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#1 Posted : Monday, July 18, 2011 5:45:36 AM(UTC)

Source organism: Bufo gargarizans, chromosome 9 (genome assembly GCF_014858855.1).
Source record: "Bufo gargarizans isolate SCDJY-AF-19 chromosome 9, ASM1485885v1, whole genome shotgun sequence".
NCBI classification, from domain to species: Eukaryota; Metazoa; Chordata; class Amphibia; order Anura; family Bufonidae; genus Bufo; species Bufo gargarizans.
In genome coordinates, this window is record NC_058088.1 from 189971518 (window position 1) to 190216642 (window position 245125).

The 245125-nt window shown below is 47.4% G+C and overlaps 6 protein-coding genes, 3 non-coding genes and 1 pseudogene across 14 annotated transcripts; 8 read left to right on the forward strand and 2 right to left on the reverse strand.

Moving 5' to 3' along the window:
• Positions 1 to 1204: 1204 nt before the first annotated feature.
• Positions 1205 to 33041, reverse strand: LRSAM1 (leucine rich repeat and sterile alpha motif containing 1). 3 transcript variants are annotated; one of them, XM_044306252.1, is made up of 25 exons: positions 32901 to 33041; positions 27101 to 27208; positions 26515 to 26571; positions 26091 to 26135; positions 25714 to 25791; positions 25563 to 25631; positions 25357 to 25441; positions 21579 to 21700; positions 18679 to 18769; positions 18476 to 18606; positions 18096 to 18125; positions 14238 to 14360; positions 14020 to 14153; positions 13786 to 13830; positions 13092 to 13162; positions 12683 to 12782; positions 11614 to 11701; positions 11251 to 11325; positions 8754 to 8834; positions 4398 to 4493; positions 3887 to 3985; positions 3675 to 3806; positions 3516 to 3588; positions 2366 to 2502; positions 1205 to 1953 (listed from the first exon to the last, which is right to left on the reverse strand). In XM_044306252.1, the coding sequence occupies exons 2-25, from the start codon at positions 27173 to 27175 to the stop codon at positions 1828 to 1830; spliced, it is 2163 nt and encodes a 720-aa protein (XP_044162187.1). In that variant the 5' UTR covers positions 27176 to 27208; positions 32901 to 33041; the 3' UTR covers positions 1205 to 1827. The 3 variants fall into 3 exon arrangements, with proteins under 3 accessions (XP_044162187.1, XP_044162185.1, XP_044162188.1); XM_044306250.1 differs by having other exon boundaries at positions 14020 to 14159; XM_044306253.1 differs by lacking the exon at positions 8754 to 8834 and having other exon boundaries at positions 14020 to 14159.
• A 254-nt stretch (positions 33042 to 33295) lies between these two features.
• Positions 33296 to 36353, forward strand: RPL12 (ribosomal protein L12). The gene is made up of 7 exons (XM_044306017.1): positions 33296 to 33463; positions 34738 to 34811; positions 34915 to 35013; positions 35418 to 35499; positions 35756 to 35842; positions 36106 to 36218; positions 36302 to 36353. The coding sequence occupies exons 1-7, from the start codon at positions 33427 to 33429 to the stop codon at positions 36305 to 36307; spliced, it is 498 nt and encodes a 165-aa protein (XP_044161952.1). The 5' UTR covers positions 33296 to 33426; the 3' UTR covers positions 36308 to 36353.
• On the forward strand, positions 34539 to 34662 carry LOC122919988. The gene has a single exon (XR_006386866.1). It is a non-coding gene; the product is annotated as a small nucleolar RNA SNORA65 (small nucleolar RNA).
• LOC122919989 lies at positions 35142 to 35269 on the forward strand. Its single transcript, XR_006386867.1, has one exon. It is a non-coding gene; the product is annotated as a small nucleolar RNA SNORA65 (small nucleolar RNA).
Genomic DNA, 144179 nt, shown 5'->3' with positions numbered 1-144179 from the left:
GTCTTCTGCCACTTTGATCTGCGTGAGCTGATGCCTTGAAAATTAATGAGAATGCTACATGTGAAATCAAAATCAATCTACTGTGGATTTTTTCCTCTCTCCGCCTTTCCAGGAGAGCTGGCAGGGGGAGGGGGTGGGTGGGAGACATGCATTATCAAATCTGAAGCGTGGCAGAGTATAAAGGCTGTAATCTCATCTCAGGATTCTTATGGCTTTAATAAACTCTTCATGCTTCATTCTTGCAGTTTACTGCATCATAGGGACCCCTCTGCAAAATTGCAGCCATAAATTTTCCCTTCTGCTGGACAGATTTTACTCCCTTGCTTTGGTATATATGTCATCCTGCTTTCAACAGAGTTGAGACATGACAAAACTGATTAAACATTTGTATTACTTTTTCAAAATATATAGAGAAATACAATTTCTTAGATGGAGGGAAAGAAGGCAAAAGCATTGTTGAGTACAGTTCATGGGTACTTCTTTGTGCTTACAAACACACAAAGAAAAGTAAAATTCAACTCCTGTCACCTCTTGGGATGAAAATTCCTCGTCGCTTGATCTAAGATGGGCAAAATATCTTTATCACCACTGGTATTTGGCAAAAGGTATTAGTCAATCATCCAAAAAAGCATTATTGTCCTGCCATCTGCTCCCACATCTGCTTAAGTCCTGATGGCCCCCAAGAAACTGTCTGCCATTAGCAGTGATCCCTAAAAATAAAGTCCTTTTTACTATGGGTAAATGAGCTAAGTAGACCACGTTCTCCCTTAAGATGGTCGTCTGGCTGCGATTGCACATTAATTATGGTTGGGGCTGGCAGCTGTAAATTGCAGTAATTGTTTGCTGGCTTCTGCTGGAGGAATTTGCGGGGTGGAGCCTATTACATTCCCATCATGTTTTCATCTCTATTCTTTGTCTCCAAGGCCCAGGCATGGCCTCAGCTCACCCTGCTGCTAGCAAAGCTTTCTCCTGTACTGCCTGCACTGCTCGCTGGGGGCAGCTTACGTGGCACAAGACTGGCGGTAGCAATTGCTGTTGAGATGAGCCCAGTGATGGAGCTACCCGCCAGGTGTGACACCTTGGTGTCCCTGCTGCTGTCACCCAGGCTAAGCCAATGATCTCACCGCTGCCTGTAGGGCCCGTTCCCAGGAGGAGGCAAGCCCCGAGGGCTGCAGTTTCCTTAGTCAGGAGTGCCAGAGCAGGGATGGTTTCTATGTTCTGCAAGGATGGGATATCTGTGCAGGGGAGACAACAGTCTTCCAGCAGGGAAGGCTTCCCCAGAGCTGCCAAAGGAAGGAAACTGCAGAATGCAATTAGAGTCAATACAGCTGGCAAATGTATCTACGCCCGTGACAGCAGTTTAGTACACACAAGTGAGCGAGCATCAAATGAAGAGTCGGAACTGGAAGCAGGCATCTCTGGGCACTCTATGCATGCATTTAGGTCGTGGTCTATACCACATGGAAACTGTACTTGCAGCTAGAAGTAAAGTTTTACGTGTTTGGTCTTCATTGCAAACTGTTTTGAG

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Position sizing (syn. money management or trade sizing) is one of the most important and least understood concepts with losing traders. It is not risk control, not diversification, not avoiding risks, not stop-loss. Position sizing tells you how many shares (contracts) to buy and how much of your account to place on next trade. Whenever you enter a trade, you have made two decisions: not only have you decided whether to enter long or short, you have also decided upon the quantity to trade. Most traders gloss over this decision about quantity. They feel that it is somewhat arbitrary in that it doesn't much matter what quantity they have on. What matters is that they be right about the direction of the trade. The decision regarding quantity for a given trade is as important as the decision to enter long or short. While your trading system tell you what, when and how to trade, position sizing strategy tells you how much to trade. More than 90% of people trading shares lose money because they do not use correct Money & Risk Management principles or have the discipline to follow them. Money Management, Position or Trade Sizing, no matter what you call it, You Better Know It! "Money Management is like sex: Everyone does it, one way or the other, but not many like to talk about it and some do it better than others. But there’s a big difference: [censored]sites on the Web proliferate, while sites devoted to the science of Money & Risk Management are somewhat difficult to find." - Gibbons Burke NEVER risk more than 2% of your Trading Capital on any one trade. e.g. If you have $30,000 Trading Capital your maximum risk (loss) should be $600 but what many forget is to also cater for brokerage. If it’s say $50 RT your maximum risk is now $550 and a stop is set appropriately so if your share drops in value by $550 you EXIT first opportunity. Never Trade with more than 20% of Trading Capital on any one trade. e.g. Again, if you have $30K your trade size would be $6000 but I prefer to use 19% so if I have 5 open trades and will still have 5% of my trading capital out of the market to allow for things like slippage, education, data, etc. Here’s a simple mistake many make regarding their Trading Capital? e.g. my 1st trade is now worth $7000, up $1000 so I decide to open my 2nd trade. Do I base my next trade TC value $26,000 or $20,000 or $25,000 again? The correct method is to first determine the share value if your current stop was hit. You may be up $1000 but your trailing stop is set and if hit you make less, say $900 so the next calculation would be based on $30,000 + $900. Your true Trading Capital is your available Cash plus the value of all your open positions, if all the stops were hit. ”The only things in life that are certain are Death and Taxes!” Benjamin Franklin So it should be noted that past performance is not a reliable indicator of future performance but you can control the risk you’re exposed to. It's the 21st Century and it’s quite normal to manage one’s own investments, yet very few implement disciplined, professional money risk management principles or understand them. During the stock market boom, limiting risk was always an afterthought, but given the recent volatility & market conditions, let’s get serious! Professional Money and Risk Management strategies, used correctly and together, will be your foundation to trading success. Essentially, Money Management tells you how many shares to trade at any given time and Stop placement is where you must accept you have made the wrong decision, close that trade and move on. It is a defensive concept that keeps you in the game to play another day. Don’t confuse Money Management with Stop placement. Stop placement does not answer the question, how much? Risk Management is the difference between success and failure when trading shares. It refers to Stop placement and will minimize any losses and you WILL have them but will also maximise any profits and this stop is called a Trailing, Maintenance or Profit Stop. Money Management optimizes capital usage. Few have the ability to view their portfolios as a whole. Even fewer traders and investors make the move from a defensive or reactive view of risk, in which they measure risk to avoid losses, to an offensive or proactive posture in which risks are actively managed for a more efficient use of capital. Let me introduce tou to JBL Risk Manager V8. It will help you do all of the above and very easily. Now available at Equis as a MetaStock plug-in saving you $100 until 20th July 2011. Trial is also available, act fast!
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